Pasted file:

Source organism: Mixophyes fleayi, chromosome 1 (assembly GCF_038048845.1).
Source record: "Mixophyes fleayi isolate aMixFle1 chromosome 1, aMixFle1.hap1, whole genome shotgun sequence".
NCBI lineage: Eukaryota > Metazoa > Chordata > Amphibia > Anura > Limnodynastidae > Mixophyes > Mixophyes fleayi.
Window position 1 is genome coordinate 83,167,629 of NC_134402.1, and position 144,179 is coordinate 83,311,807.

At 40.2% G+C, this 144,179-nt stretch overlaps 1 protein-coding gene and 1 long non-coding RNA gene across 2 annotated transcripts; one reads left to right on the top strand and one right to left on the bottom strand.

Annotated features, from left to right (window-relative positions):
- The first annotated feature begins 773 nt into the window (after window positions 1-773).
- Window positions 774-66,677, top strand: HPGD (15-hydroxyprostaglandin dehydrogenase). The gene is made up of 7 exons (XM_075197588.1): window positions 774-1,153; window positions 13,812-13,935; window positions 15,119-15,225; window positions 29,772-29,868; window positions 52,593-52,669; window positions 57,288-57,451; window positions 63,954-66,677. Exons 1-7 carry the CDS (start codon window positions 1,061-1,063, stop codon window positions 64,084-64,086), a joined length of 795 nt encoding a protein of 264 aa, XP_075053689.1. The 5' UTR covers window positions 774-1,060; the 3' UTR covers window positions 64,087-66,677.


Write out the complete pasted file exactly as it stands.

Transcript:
Source organism: Mixophyes fleayi, chromosome 1 (assembly GCF_038048845.1).
Source record: "Mixophyes fleayi isolate aMixFle1 chromosome 1, aMixFle1.hap1, whole genome shotgun sequence".
NCBI lineage: Eukaryota > Metazoa > Chordata > Amphibia > Anura > Limnodynastidae > Mixophyes > Mixophyes fleayi.
Window position 1 is genome coordinate 83,167,629 of NC_134402.1, and position 144,179 is coordinate 83,311,807.

At 40.2% G+C, this 144,179-nt stretch overlaps 1 protein-coding gene and 1 long non-coding RNA gene across 2 annotated transcripts; one reads left to right on the top strand and one right to left on the bottom strand.

Annotated features, from left to right (window-relative positions):
- The first annotated feature begins 773 nt into the window (after window positions 1-773).
- Window positions 774-66,677, top strand: HPGD (15-hydroxyprostaglandin dehydrogenase). The gene is made up of 7 exons (XM_075197588.1): window positions 774-1,153; window positions 13,812-13,935; window positions 15,119-15,225; window positions 29,772-29,868; window positions 52,593-52,669; window positions 57,288-57,451; window positions 63,954-66,677. Exons 1-7 carry the CDS (start codon window positions 1,061-1,063, stop codon window positions 64,084-64,086), a joined length of 795 nt encoding a protein of 264 aa, XP_075053689.1. The 5' UTR covers window positions 774-1,060; the 3' UTR covers window positions 64,087-66,677.